bhramar mukherjee headshotBhramar Mukherjee is the John D. Kalbfleisch Collegiate Professor of Biostatistics and the chair of the Department of Biostatistics. Mukherjee’s research focuses on the development and application of statistical methods in epidemiology, environmental health, cancer research and disease risk assessment. She is known for her pioneering contributions in developing analytical frameworks for integrating data from genes, environment and past disease phenotypes toward improved understanding of disease etiology and future risk—often using observational data sources such as electronic health records. Since the beginning of the COVID-19 pandemic, Mukherjee and her team have been modeling the SARS-CoV-2 virus trajectory in India and their work has been covered widely.

Public Health IDEAS for Building Health Equity

Look at any disease statistics and you’ll quickly notice that not everyone enjoys the same level of health. Whether due to race, religion, sexual orientation, gender identity, or a multitude of other factors, people in some groups across the US and around the globe experience stigma, bias and discrimination that often lead to poorer health outcomes.

Public Health IDEAS for Building Health Equity is led by Enrique Neblett, professor of Health Behavior and Health Education, and Justin Colacino, associate professor of Environmental Health Sciences and Nutritional Sciences. The effort builds on existing collaborations to identify proven and sustainable ways to dismantle racism and other forms of inequality embedded in society and promote health equity across populations.

Staistics for Building Health Equity

“For this initiative, which is an extension of my research passion, we’re focused on the public health crises that are health inequities,” Colacino said. “The effects of systemic racism and how it has driven the health inequities that we see today is a prime and tragic example. This is very visible in environmental health sciences, where we know that historic policies like redlining have set up minority communities to bear a disproportionate burden of the effects of pollution. These racist policies have been enacted for decades and have caused serious health issues. We have a lot of work to do to fix these policies and remedy their effects.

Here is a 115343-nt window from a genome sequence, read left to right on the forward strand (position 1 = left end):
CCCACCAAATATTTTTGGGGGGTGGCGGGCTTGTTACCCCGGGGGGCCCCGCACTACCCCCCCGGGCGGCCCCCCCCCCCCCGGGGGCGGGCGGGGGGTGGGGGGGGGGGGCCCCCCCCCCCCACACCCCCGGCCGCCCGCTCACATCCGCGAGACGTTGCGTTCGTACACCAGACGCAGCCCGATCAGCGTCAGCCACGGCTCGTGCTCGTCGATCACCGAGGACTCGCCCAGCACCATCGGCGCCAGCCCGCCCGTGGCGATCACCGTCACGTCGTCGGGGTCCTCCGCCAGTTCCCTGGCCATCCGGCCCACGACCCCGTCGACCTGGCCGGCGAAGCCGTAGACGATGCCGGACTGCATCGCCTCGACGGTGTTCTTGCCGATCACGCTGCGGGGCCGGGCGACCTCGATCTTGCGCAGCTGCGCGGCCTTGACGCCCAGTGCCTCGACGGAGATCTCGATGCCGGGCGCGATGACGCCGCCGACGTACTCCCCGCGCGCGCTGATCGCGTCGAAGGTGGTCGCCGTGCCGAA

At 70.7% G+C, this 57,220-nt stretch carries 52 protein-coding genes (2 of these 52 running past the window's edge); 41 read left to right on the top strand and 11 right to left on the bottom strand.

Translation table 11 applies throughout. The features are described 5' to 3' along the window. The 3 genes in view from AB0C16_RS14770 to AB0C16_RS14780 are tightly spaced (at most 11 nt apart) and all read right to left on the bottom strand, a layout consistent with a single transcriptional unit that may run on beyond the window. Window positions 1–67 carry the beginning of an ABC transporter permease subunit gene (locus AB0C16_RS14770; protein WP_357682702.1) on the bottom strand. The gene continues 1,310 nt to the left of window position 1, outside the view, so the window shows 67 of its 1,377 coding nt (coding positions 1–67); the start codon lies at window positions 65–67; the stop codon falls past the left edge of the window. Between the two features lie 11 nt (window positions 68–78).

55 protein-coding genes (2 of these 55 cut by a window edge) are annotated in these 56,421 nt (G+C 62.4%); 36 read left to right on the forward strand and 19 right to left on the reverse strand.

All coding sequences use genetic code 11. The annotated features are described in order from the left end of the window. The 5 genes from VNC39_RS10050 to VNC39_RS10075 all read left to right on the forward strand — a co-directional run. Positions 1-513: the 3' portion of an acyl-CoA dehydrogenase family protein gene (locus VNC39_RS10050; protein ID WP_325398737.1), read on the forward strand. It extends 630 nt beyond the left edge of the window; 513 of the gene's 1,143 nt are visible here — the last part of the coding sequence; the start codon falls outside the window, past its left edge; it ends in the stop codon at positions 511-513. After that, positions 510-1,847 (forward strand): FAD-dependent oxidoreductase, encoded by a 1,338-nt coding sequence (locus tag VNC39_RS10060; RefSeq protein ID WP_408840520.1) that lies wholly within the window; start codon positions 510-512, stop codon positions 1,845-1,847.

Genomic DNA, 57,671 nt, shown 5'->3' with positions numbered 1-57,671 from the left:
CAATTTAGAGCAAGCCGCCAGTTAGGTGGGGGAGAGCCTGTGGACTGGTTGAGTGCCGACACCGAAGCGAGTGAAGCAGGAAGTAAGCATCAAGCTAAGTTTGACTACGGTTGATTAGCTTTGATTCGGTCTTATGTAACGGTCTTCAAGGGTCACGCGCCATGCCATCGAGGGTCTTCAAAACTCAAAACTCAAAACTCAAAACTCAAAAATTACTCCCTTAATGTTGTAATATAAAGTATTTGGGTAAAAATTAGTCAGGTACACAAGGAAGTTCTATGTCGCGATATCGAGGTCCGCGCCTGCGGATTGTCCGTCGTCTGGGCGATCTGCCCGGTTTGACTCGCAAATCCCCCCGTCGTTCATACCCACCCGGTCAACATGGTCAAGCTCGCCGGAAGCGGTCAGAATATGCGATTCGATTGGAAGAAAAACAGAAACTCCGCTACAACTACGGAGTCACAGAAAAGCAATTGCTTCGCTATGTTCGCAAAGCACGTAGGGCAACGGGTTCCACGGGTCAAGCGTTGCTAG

“There are just so many health inequities that are facing Michigan, the United States and the world; it’s a really important area for us to focus on as a school.”

With this initiative, Michigan Public Health is bringing together experts across a range of disciplines.

“Given the interdisciplinary nature of both the University of Michigan and the School of Public Health and a long history of scholarship on discrimination and health equity, the school is uniquely positioned to address this complex and longstanding problem with the urgency it deserves,” Colacino said.  


justin colacino headshotJustin Colacino is an associate professor of Environmental Health Sciences and Nutritional Sciences. His research focuses on understanding environmental and dietary factors in the development of chronic diseases like cancer. Additionally, he studies how certain populations are unequally impacted by chemical exposures and how those exposures might impact disease disparities. His research group combines wet lab bench work and bioinformatic and statistical analysis of large-scale genomic and epidemiologic data sets to translate findings from in vitro models to the population level.

enrique neblett headshotEnrique Neblett is a professor of Health Behavior and Health Education. He is one of the leading US scholars in racism and health, with a particular focus on understanding how racism-related stress influences the mental and physical health of young Black people. He and his collaborators have examined the mechanisms by which racial discrimination, internalized racism and impostor feelings can affect health. In his most recent line of research, he conducts community-based participatory research with an eye toward developing and implementing interventions, programs and policies to address the health consequences of structural racism and promote health equity.